Skip to comments.US tariffs on China jump
Posted on 05/09/2019 10:09:09 PM PDT by BeauBo
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Pleases me no end that companies who’ve brushed off almost three years of Trump saying this was coming will pay the most.
3 years isn’t a long time to change suppliers, but it’s not an undue hardship either.
China vows ‘necessary countermeasures’ against Trump tariff hike
I disagree, but thanks for your response.
Hate to sound wishy-wasgy but tonight’s markets are acting like this will all be smoothed out over the weekend.
Like Trump and Xi acting tough but have a deal in hand...
Guess we’ll see Monday.
We all should care about the health of 401k's. And yes, it is about the fight for our Republic. A market crash like any in the past doesn't help the public at large. And a big enough crash like that in 1929 is overwhelming to the country.
I support Trumps actions so far, but we must not go scorched earth....it will bite us too.
It's all even more interconnected and dependent than before.
[US Treasuries serve like their dollar-based checking and savings accounts. They hold them largely because they have to, not to keep a sort of hostage.]
Inertia, and the size of the Chinese market (#2 or #3 in the world for many products) combined with high Chinese tariffs on imports is why they continue to have plants there. Once US tariffs hit 25%, they will probably build plants elsewhere just for the US market. And over time, they will move all of their production not intended for the Chinese market outside of China, because neighboring countries (with the exception of Malaysia, Taiwan, South Korea, Japan and Singapore) and most of Latin America now have lower land and labor costs than China.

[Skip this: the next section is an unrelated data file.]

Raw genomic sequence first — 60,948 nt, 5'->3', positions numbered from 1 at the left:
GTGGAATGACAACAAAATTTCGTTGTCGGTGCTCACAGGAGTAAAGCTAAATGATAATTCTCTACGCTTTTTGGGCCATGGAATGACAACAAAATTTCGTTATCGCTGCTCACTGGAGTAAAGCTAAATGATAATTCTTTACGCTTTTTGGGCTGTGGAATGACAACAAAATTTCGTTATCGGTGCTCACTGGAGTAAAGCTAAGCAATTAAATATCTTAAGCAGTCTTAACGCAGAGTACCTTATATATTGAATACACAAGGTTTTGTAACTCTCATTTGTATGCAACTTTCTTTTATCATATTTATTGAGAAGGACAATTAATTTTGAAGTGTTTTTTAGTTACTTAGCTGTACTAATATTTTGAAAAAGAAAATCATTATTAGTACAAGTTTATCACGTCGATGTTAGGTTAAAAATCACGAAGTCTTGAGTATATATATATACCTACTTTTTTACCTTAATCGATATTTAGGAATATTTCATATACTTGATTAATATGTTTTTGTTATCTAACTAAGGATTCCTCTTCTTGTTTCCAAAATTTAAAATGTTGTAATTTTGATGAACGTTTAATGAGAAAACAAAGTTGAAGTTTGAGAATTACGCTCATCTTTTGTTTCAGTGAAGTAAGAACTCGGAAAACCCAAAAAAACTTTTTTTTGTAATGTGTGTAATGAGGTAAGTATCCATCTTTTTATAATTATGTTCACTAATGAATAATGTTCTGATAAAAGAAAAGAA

Since only 20% of Apple’s sales, but 100% of its production is currently in China, any move by Apple to establish plants outside of China will drop Foxconn’s Apple-related headcount in China by ~80%. That’s a big hit, given that a good chunk of Foxconn’s 1m Chinese employees work on Apple production. Multiply that hundreds of other Fortune 500 US companies, and China is looking at an exodus of millions of export-related jobs. Given that export-related jobs have far better pay packages than purely Chinese domestic industries, the Chinese economy would likely take a serious hit.
A lot of European companies are in the same position. They are 100% in China because of inertia, even though Chinese costs have increased in leaps and bounds over the past 3 decades. In total, dollar-wise, their production volumes in China are probably similar to the US. They, too, will move US-bound production outside of China, and probably production not intended for the Chinese market entirely out of China. So the Chinese are facing a double-whammy.
And I haven’t even included everyone else that also manufactures in China, including Chinese export companies, whose owners have the added incentive of getting their capital out of the clutches of the Party. With 25% tariffs, they now have a genuine excuse to bypass the current Chinese government restrictions on transferring money outside of China that no party honcho can ignore, along the lines of “Let me move my plant to the Philippines, or I will shut my doors, because my net profit is 5%. I can’t eat a 25% tariff. People who make stuff outside of China will eat my lunch on contract bids”.